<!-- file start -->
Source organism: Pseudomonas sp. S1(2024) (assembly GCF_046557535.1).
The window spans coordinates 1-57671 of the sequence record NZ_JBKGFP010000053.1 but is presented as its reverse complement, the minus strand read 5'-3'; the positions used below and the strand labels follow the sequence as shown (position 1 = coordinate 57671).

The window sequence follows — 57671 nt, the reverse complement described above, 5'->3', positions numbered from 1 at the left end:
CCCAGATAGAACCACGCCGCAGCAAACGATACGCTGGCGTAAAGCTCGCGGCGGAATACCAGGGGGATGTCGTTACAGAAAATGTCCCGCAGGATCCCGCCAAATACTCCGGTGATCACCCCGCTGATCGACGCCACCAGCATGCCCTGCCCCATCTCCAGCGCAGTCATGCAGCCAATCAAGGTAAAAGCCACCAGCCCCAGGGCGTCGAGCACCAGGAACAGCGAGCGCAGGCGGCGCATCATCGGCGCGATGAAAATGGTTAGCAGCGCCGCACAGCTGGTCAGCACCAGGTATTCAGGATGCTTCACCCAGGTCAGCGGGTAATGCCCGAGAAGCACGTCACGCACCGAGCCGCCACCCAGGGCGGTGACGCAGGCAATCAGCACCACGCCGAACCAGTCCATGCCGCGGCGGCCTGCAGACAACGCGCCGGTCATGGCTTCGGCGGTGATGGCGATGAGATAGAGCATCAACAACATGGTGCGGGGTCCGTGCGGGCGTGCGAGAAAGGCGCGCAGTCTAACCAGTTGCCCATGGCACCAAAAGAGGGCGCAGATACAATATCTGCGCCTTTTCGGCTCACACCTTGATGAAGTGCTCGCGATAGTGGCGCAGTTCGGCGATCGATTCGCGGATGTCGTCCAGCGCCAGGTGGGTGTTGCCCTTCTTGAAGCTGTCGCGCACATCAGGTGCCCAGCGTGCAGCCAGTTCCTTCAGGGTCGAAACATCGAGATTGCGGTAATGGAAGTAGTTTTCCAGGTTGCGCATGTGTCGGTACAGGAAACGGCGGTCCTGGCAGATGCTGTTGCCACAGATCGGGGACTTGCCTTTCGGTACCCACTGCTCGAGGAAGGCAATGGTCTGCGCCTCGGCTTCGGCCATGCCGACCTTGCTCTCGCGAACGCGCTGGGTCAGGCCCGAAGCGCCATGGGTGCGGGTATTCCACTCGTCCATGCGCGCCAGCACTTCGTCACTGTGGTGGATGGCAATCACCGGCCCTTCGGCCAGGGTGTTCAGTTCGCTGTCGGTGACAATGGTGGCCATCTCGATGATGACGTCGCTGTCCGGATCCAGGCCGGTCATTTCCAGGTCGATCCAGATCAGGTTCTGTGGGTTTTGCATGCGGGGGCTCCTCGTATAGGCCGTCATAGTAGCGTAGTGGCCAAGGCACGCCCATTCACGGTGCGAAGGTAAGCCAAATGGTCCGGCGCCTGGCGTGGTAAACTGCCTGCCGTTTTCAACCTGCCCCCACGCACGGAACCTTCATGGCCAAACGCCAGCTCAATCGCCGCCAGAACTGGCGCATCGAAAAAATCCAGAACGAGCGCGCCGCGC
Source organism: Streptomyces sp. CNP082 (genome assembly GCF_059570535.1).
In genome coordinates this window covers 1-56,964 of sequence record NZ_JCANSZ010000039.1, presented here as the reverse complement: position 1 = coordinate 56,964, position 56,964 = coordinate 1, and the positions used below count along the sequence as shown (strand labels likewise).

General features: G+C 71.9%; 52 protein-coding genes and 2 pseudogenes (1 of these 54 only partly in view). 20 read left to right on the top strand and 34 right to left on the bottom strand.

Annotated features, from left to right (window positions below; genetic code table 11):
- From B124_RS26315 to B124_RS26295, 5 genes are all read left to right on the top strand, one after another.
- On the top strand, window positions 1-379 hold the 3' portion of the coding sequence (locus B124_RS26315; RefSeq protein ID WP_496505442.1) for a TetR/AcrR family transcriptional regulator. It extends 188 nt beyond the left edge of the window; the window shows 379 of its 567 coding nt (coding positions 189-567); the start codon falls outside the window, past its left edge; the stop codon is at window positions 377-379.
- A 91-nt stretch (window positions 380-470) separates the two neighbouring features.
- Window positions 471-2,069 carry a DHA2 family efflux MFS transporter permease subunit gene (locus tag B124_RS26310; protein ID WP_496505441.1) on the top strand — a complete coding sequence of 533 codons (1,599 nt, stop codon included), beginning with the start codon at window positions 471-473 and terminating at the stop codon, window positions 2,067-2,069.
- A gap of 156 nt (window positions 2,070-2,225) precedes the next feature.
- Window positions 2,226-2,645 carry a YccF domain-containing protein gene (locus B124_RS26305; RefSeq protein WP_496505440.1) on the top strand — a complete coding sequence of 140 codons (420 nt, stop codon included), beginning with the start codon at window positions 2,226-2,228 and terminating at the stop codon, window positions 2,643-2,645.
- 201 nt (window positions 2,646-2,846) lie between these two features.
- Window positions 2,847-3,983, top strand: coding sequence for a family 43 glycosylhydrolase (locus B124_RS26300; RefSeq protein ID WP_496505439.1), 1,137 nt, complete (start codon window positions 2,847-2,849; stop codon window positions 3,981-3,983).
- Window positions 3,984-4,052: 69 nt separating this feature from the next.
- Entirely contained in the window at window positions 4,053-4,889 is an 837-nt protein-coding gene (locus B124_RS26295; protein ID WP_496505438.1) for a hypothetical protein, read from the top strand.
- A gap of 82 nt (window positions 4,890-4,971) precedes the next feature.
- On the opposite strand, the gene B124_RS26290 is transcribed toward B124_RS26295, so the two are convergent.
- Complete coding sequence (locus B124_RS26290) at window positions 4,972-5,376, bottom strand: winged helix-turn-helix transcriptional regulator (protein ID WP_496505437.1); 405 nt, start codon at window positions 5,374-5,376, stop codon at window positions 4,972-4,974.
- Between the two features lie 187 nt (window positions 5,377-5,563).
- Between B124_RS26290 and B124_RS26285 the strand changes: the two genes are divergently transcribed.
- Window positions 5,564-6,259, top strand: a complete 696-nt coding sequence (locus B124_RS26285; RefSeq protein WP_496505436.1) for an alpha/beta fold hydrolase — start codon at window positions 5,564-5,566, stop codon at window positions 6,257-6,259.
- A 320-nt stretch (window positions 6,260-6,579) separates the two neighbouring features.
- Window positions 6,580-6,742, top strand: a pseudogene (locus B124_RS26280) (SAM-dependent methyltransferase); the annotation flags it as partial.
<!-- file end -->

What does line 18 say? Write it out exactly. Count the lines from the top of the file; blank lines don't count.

- Entirely contained in the window at window positions 4,053-4,889 is an 837-nt protein-coding gene (locus B124_RS26295; protein ID WP_496505438.1) for a hypothetical protein, read from the top strand.